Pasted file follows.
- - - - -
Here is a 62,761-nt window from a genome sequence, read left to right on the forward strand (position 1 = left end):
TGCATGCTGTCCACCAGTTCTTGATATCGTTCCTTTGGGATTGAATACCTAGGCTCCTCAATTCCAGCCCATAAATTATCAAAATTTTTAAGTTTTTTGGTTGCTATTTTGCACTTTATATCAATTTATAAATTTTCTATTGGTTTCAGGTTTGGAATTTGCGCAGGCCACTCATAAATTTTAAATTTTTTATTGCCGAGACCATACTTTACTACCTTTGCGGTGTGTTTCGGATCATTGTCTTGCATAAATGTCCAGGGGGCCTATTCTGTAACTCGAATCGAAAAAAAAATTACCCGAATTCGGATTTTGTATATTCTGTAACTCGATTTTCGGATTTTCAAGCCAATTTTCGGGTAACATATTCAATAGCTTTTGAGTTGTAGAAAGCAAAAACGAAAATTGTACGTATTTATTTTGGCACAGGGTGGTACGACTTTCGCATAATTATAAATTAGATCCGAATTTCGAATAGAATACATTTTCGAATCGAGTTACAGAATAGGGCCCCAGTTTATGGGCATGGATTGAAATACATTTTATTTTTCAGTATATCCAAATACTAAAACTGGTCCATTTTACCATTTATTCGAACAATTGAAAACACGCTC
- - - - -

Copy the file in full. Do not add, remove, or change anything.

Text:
Here is a 62,761-nt window from a genome sequence, read left to right on the forward strand (position 1 = left end):
TGCATGCTGTCCACCAGTTCTTGATATCGTTCCTTTGGGATTGAATACCTAGGCTCCTCAATTCCAGCCCATAAATTATCAAAATTTTTAAGTTTTTTGGTTGCTATTTTGCACTTTATATCAATTTATAAATTTTCTATTGGTTTCAGGTTTGGAATTTGCGCAGGCCACTCATAAATTTTAAATTTTTTATTGCCGAGACCATACTTTACTACCTTTGCGGTGTGTTTCGGATCATTGTCTTGCATAAATGTCCAGGGGGCCTATTCTGTAACTCGAATCGAAAAAAAAATTACCCGAATTCGGATTTTGTATATTCTGTAACTCGATTTTCGGATTTTCAAGCCAATTTTCGGGTAACATATTCAATAGCTTTTGAGTTGTAGAAAGCAAAAACGAAAATTGTACGTATTTATTTTGGCACAGGGTGGTACGACTTTCGCATAATTATAAATTAGATCCGAATTTCGAATAGAATACATTTTCGAATCGAGTTACAGAATAGGGCCCCAGTTTATGGGCATGGATTGAAATACATTTTATTTTTCAGTATATCCAAATACTAAAACTGGTCCATTTTACCATTTATTCGAACAATTGAAAACACGCTC